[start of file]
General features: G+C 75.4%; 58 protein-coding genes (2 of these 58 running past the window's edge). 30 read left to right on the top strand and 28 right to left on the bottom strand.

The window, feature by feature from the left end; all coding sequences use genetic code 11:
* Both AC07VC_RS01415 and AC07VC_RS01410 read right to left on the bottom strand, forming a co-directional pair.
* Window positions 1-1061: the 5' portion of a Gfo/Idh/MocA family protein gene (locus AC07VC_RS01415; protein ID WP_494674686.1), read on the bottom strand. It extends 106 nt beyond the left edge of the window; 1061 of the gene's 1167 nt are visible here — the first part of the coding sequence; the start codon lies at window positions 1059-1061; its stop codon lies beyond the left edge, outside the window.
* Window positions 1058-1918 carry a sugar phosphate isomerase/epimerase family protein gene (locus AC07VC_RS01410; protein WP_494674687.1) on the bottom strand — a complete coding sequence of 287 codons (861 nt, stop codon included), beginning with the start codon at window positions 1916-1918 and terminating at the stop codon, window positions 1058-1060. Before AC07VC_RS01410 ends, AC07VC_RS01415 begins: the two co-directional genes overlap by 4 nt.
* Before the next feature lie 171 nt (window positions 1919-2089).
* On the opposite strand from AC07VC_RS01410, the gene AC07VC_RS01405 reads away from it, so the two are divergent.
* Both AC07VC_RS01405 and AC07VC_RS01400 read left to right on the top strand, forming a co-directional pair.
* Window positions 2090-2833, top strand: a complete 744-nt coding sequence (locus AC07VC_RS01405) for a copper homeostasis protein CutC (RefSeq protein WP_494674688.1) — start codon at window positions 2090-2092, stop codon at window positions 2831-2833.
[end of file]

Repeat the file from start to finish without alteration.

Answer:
General features: G+C 75.4%; 58 protein-coding genes (2 of these 58 running past the window's edge). 30 read left to right on the top strand and 28 right to left on the bottom strand.

The window, feature by feature from the left end; all coding sequences use genetic code 11:
* Both AC07VC_RS01415 and AC07VC_RS01410 read right to left on the bottom strand, forming a co-directional pair.
* Window positions 1-1061: the 5' portion of a Gfo/Idh/MocA family protein gene (locus AC07VC_RS01415; protein ID WP_494674686.1), read on the bottom strand. It extends 106 nt beyond the left edge of the window; 1061 of the gene's 1167 nt are visible here — the first part of the coding sequence; the start codon lies at window positions 1059-1061; its stop codon lies beyond the left edge, outside the window.
* Window positions 1058-1918 carry a sugar phosphate isomerase/epimerase family protein gene (locus AC07VC_RS01410; protein WP_494674687.1) on the bottom strand — a complete coding sequence of 287 codons (861 nt, stop codon included), beginning with the start codon at window positions 1916-1918 and terminating at the stop codon, window positions 1058-1060. Before AC07VC_RS01410 ends, AC07VC_RS01415 begins: the two co-directional genes overlap by 4 nt.
* Before the next feature lie 171 nt (window positions 1919-2089).
* On the opposite strand from AC07VC_RS01410, the gene AC07VC_RS01405 reads away from it, so the two are divergent.
* Both AC07VC_RS01405 and AC07VC_RS01400 read left to right on the top strand, forming a co-directional pair.
* Window positions 2090-2833, top strand: a complete 744-nt coding sequence (locus AC07VC_RS01405) for a copper homeostasis protein CutC (RefSeq protein WP_494674688.1) — start codon at window positions 2090-2092, stop codon at window positions 2831-2833.